By Edward Henderson
We all know the cliché ‘home is where the heart is.’ However, if you ask Kay Black of One Africa, she’ll tell you home is where your culture is.
One Africa is Kay’s clothing and accessory pop up shop featuring merchandise, jewelry and fabrics directly sourced from Ghana. The venture was inspired by her first trip to Ghana and the special connection she made there.
“I felt like I was home when I was in Ghana,” said Kay. “I didn’t want to come back. … I’ve never been in a situation where I felt free. I never knew how much weight and pressure it was living in the United States. I would go 3 or 4 days without seeing someone of another race. From the people in the newspapers to the people on the toothpaste and commercials, they were all black. It was a positive image of us. I wanted to shove as much of the country as I could in my suitcase to be able to share it with everyone else.”
One of the things she brought back from Ghana were backpacks and other clothing made out of traditional material from the region. A store owner gave her the merchandise for free to see if she could sell it in the US and possibly start a partnership.
Kay was apprehensive at first due to her lack of experience in merchandise sales. But after the initial success and positive feedback she experienced, what started out as a shot in the dark became a newfound passion. She sees the clothing as an opportunity for Black Americans to get in touch with their roots.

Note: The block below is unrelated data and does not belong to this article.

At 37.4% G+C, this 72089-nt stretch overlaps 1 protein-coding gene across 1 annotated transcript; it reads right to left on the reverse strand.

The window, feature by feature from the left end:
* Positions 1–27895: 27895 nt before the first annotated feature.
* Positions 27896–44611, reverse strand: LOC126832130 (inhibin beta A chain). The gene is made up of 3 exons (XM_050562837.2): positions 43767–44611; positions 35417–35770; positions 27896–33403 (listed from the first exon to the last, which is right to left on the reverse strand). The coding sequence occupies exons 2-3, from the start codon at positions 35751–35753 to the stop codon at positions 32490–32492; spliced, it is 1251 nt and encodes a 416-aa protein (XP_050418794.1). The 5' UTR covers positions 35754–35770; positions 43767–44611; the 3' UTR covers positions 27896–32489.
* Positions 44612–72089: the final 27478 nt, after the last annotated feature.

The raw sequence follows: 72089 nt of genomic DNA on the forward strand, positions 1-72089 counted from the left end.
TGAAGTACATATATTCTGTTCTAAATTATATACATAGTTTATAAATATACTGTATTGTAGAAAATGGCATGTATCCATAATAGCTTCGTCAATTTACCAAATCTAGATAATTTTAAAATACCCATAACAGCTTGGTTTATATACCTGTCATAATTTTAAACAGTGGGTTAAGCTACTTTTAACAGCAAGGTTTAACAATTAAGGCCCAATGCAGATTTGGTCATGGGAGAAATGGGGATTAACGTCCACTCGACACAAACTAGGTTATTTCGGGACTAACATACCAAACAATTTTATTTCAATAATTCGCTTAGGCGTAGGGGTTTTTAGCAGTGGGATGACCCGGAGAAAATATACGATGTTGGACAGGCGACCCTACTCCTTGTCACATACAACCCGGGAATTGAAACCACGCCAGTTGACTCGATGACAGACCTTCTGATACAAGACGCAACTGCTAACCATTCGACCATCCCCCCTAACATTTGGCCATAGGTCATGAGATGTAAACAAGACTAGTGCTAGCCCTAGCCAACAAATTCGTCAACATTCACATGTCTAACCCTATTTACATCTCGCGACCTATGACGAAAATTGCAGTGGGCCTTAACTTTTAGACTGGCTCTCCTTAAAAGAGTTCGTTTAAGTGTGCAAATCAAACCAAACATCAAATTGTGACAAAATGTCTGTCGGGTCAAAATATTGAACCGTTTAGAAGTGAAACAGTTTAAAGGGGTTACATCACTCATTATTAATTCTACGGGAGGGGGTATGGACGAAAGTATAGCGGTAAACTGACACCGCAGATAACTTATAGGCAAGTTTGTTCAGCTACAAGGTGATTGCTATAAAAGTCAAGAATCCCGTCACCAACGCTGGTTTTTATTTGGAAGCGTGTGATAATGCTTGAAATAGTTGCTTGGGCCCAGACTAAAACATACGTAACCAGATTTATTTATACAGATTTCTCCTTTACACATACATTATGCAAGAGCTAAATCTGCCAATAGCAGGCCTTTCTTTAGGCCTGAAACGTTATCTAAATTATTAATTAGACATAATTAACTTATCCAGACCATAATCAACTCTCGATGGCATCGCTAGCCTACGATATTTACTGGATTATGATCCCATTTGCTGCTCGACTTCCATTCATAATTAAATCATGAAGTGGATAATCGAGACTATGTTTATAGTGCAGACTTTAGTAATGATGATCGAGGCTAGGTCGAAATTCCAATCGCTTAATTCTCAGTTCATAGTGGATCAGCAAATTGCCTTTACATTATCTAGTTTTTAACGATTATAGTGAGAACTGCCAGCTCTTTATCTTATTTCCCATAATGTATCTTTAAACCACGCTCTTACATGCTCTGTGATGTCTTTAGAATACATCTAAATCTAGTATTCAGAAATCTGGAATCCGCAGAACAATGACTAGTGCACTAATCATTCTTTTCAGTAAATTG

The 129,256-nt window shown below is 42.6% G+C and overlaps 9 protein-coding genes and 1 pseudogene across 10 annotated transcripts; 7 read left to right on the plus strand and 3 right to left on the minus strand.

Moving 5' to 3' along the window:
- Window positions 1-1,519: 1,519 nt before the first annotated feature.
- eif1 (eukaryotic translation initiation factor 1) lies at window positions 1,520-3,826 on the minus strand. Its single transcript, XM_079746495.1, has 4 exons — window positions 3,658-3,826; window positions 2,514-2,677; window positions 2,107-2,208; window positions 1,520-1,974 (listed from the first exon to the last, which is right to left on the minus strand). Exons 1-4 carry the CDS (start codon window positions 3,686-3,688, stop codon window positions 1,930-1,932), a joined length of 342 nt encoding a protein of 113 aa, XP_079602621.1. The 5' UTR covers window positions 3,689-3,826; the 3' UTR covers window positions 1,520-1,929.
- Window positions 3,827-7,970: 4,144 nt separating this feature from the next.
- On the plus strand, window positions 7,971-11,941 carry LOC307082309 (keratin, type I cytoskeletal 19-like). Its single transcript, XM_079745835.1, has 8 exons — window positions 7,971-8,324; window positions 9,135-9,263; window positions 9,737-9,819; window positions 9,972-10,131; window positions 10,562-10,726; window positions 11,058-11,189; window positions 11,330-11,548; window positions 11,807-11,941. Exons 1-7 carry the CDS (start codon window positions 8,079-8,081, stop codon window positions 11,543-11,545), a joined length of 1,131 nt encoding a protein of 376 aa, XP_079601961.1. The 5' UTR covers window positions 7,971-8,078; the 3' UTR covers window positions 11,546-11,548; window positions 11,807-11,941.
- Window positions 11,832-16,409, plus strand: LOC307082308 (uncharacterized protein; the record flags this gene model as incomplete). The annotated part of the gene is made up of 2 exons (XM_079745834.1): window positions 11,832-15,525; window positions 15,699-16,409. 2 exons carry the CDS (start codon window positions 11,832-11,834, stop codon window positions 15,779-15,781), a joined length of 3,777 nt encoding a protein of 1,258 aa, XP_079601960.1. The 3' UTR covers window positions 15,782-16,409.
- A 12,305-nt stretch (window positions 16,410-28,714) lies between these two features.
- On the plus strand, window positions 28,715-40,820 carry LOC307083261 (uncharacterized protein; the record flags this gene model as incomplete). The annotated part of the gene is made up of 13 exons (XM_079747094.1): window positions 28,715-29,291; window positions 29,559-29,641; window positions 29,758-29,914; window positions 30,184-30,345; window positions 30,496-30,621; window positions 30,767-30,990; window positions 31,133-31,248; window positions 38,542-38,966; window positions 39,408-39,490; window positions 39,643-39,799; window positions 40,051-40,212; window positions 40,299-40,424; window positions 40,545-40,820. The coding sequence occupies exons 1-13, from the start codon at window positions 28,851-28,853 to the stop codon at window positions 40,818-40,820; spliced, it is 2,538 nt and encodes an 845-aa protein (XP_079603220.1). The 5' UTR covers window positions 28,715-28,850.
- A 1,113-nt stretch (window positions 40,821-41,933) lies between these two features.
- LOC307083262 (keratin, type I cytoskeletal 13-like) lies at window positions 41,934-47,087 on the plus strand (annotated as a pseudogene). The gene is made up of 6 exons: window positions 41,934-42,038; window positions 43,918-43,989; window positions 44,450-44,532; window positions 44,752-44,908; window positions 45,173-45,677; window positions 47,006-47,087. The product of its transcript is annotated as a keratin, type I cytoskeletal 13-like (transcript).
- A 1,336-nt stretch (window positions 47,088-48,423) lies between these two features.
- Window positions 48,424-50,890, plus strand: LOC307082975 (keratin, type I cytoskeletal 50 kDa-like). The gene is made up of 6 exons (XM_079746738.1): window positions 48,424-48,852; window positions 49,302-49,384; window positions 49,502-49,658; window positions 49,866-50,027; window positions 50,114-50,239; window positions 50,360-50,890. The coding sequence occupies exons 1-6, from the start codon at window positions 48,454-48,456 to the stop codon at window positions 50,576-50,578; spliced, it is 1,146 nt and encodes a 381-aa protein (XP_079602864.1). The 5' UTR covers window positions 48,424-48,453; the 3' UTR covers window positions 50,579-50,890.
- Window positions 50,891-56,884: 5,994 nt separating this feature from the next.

“I want people to know Africa as home. Our people made this stuff. We have the opportunity to go back. If it can influence my life, I really believe it can influence someone else.”
Today, Kay receives material and merchandise from Kwame back in Ghana. One Africa, which is a statement of unity to her, features clothing, backpacks, hand fans and other custom items for her clients to enjoy.
She frequents local events and farmers markets to make sales, however, the most consistent place you can find One Africa is Black Xpression every Friday at La Bodega Art Gallery in Barrio Logan from 8-11pm.
Looking ahead, Kay is planning to bring over more custom items using the African prints and styles. She’s also working on organizing a special roll out for Black History Month this February. And with the release of the highly anticipated Marvel movie ‘Black Panther’ Kay wants to see everyone show up in traditional African garb to show solidarity and cultural pride.
“There is a lot of pro black cultural clothing, but it’s made here. I feel like its missing the point because it still goes back to Africa. Here at One Africa you’re getting something that made from someone who was local there, with local materials right in your hands.”
To learn more about One Africa and their merchandise, visit one1africa.com